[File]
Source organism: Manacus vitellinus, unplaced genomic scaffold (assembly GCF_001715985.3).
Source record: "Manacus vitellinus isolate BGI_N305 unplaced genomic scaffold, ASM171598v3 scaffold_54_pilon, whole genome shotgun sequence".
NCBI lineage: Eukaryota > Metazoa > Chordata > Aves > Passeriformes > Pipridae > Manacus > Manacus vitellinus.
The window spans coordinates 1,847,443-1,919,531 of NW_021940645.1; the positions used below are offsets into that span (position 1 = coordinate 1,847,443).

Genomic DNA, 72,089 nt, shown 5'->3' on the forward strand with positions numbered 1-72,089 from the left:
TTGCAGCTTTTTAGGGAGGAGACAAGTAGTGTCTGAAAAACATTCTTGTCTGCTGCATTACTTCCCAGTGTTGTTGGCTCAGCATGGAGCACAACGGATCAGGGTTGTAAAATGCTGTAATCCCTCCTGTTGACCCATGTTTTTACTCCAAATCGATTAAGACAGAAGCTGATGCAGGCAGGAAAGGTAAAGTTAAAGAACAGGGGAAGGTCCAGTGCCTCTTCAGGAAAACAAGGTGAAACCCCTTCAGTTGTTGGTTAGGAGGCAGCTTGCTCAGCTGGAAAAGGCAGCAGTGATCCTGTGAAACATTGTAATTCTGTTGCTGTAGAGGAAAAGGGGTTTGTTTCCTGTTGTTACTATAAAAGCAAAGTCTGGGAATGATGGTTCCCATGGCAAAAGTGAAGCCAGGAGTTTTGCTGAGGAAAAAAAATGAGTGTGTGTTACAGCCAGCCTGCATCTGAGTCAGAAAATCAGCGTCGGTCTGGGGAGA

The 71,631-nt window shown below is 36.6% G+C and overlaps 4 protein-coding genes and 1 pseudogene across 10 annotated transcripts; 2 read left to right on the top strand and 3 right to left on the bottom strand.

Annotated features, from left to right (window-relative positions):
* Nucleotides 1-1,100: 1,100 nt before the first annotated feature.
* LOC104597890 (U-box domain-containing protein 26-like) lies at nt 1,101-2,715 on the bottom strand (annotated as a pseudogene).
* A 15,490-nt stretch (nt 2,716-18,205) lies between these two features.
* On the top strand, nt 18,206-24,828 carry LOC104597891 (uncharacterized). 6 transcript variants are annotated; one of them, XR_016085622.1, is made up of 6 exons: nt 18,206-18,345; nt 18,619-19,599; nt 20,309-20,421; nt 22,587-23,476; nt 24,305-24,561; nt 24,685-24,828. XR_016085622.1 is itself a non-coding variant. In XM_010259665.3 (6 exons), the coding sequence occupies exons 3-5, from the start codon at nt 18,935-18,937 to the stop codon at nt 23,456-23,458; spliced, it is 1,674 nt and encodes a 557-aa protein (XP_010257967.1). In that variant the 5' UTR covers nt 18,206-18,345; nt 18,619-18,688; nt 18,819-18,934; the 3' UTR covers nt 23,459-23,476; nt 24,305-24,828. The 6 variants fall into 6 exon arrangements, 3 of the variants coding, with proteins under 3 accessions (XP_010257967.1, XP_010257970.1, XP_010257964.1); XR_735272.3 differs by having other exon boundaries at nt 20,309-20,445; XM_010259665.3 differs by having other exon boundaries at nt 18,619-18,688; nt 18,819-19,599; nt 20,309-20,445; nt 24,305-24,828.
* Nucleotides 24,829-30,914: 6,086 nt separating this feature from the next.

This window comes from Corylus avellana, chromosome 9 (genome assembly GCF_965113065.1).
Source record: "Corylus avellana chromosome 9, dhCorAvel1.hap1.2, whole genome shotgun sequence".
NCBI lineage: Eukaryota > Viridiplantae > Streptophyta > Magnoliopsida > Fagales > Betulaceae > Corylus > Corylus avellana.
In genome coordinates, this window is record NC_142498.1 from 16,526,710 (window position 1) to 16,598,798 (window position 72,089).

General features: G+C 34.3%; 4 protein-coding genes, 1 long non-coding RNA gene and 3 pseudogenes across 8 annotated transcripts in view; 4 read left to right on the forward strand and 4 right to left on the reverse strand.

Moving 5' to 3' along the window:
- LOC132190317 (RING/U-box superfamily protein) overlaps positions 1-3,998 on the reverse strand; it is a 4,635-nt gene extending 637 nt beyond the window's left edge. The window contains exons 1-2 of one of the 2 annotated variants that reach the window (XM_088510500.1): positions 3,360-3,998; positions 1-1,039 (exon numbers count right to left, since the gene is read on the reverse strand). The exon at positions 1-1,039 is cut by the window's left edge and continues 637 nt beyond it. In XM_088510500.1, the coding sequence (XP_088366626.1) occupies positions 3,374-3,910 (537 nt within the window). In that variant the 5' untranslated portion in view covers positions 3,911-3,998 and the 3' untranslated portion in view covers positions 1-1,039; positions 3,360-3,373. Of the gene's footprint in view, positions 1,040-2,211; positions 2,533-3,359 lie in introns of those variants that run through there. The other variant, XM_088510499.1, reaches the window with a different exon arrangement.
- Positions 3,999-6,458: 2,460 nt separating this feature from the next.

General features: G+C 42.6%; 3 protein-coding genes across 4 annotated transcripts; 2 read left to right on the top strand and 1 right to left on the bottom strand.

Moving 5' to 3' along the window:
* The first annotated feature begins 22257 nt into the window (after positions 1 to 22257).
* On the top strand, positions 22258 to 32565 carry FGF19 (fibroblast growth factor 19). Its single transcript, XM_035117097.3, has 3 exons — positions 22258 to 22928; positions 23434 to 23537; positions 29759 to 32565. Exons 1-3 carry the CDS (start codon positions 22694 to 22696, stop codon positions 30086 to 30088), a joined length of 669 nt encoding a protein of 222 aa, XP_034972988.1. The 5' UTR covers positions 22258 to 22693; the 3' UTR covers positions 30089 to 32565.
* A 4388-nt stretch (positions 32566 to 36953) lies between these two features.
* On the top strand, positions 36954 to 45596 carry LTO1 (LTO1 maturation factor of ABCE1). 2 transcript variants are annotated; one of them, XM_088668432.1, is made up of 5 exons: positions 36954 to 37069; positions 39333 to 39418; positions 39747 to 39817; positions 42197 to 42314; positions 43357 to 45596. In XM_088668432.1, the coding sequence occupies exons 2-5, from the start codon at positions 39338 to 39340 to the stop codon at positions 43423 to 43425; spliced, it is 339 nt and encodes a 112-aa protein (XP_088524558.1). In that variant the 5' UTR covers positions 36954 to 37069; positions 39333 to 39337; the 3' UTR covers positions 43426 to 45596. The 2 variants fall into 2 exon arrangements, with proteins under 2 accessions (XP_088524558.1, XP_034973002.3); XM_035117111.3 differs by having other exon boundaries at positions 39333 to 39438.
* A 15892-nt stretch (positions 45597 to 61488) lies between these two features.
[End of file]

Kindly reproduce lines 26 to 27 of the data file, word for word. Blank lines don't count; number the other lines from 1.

* A 4388-nt stretch (positions 32566 to 36953) lies between these two features.
* On the top strand, positions 36954 to 45596 carry LTO1 (LTO1 maturation factor of ABCE1). 2 transcript variants are annotated; one of them, XM_088668432.1, is made up of 5 exons: positions 36954 to 37069; positions 39333 to 39418; positions 39747 to 39817; positions 42197 to 42314; positions 43357 to 45596. In XM_088668432.1, the coding sequence occupies exons 2-5, from the start codon at positions 39338 to 39340 to the stop codon at positions 43423 to 43425; spliced, it is 339 nt and encodes a 112-aa protein (XP_088524558.1). In that variant the 5' UTR covers positions 36954 to 37069; positions 39333 to 39337; the 3' UTR covers positions 43426 to 45596. The 2 variants fall into 2 exon arrangements, with proteins under 2 accessions (XP_088524558.1, XP_034973002.3); XM_035117111.3 differs by having other exon boundaries at positions 39333 to 39438.